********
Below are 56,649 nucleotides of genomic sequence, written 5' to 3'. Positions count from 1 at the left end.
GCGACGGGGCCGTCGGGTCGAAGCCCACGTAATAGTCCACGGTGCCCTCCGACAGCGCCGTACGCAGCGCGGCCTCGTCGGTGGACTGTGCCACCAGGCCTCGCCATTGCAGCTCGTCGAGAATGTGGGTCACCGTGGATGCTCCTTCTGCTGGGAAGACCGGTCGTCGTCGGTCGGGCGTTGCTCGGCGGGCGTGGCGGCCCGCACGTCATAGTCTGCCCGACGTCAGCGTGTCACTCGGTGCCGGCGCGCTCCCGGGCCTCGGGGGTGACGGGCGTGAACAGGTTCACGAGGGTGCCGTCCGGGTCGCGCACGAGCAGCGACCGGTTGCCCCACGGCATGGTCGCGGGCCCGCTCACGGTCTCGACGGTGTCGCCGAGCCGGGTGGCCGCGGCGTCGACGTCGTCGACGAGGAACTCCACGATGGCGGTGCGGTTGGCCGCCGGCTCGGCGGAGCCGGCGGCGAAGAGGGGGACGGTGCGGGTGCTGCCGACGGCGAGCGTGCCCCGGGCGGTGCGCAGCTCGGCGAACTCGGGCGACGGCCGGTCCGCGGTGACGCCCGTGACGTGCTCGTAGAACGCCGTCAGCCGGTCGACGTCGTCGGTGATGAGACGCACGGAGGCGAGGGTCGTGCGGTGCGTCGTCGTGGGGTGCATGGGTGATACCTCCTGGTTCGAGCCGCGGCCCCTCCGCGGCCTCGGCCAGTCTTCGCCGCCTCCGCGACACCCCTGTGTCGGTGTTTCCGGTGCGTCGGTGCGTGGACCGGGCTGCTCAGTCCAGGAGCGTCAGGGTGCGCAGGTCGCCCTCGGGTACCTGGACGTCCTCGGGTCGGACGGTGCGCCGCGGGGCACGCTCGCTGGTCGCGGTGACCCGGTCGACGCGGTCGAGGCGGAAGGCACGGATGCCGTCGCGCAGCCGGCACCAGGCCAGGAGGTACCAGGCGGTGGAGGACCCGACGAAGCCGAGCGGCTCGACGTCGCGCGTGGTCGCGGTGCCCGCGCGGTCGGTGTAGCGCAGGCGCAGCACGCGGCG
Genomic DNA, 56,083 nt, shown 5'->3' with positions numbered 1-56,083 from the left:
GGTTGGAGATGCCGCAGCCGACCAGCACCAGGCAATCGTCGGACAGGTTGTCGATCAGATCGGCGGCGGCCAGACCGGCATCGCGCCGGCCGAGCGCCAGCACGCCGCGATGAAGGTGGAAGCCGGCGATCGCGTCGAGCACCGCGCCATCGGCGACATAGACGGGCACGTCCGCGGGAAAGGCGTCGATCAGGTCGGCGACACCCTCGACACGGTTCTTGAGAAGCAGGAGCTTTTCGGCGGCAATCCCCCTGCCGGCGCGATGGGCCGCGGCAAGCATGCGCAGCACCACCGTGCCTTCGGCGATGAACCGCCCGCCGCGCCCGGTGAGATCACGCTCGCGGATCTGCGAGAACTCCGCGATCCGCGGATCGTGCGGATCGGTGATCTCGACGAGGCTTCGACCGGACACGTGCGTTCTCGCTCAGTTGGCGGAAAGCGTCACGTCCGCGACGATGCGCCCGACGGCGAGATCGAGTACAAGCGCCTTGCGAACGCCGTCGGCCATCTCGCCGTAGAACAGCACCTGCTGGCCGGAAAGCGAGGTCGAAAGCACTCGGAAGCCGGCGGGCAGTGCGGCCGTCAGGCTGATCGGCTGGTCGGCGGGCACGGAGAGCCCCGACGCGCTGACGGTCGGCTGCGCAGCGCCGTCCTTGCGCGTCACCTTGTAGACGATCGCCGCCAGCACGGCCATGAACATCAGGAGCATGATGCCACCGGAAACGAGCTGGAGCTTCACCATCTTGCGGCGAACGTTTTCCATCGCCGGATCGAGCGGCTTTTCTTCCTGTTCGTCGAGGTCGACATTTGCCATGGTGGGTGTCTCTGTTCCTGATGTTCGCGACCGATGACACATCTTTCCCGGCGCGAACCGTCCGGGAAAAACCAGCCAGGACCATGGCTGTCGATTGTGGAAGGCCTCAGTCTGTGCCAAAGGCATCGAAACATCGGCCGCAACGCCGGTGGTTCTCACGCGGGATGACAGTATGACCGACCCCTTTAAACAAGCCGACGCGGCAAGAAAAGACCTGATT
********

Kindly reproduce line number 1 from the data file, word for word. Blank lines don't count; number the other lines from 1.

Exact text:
Below are 56,649 nucleotides of genomic sequence, written 5' to 3'. Positions count from 1 at the left end.